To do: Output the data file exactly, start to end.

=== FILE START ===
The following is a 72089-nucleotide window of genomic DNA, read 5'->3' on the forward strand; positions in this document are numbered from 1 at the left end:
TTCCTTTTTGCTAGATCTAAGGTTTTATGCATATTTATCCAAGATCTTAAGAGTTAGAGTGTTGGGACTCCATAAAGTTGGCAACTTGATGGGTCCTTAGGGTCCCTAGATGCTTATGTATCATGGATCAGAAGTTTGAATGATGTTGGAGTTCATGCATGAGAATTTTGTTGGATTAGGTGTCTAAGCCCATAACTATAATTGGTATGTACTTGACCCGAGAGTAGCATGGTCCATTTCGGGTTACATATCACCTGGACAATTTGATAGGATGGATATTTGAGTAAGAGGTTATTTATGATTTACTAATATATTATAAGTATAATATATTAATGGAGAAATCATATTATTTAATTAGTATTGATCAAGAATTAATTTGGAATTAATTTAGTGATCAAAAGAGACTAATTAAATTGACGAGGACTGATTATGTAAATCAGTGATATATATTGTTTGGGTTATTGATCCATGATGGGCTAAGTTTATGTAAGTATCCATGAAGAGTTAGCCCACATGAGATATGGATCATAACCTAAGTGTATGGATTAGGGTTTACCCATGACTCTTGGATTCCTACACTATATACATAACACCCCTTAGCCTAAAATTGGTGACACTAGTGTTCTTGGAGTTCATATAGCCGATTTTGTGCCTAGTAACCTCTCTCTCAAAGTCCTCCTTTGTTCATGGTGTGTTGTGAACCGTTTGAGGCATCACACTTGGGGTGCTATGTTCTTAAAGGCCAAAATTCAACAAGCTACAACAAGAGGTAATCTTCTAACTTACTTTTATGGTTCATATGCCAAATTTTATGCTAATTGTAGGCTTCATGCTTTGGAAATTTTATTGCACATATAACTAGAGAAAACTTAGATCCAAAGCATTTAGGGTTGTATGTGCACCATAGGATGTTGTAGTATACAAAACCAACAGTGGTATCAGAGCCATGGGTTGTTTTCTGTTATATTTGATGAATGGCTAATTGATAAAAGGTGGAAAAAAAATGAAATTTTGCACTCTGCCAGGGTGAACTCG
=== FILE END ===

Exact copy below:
The following is a 72089-nucleotide window of genomic DNA, read 5'->3' on the forward strand; positions in this document are numbered from 1 at the left end:
TTCCTTTTTGCTAGATCTAAGGTTTTATGCATATTTATCCAAGATCTTAAGAGTTAGAGTGTTGGGACTCCATAAAGTTGGCAACTTGATGGGTCCTTAGGGTCCCTAGATGCTTATGTATCATGGATCAGAAGTTTGAATGATGTTGGAGTTCATGCATGAGAATTTTGTTGGATTAGGTGTCTAAGCCCATAACTATAATTGGTATGTACTTGACCCGAGAGTAGCATGGTCCATTTCGGGTTACATATCACCTGGACAATTTGATAGGATGGATATTTGAGTAAGAGGTTATTTATGATTTACTAATATATTATAAGTATAATATATTAATGGAGAAATCATATTATTTAATTAGTATTGATCAAGAATTAATTTGGAATTAATTTAGTGATCAAAAGAGACTAATTAAATTGACGAGGACTGATTATGTAAATCAGTGATATATATTGTTTGGGTTATTGATCCATGATGGGCTAAGTTTATGTAAGTATCCATGAAGAGTTAGCCCACATGAGATATGGATCATAACCTAAGTGTATGGATTAGGGTTTACCCATGACTCTTGGATTCCTACACTATATACATAACACCCCTTAGCCTAAAATTGGTGACACTAGTGTTCTTGGAGTTCATATAGCCGATTTTGTGCCTAGTAACCTCTCTCTCAAAGTCCTCCTTTGTTCATGGTGTGTTGTGAACCGTTTGAGGCATCACACTTGGGGTGCTATGTTCTTAAAGGCCAAAATTCAACAAGCTACAACAAGAGGTAATCTTCTAACTTACTTTTATGGTTCATATGCCAAATTTTATGCTAATTGTAGGCTTCATGCTTTGGAAATTTTATTGCACATATAACTAGAGAAAACTTAGATCCAAAGCATTTAGGGTTGTATGTGCACCATAGGATGTTGTAGTATACAAAACCAACAGTGGTATCAGAGCCATGGGTTGTTTTCTGTTATATTTGATGAATGGCTAATTGATAAAAGGTGGAAAAAAAATGAAATTTTGCACTCTGCCAGGGTGAACTCG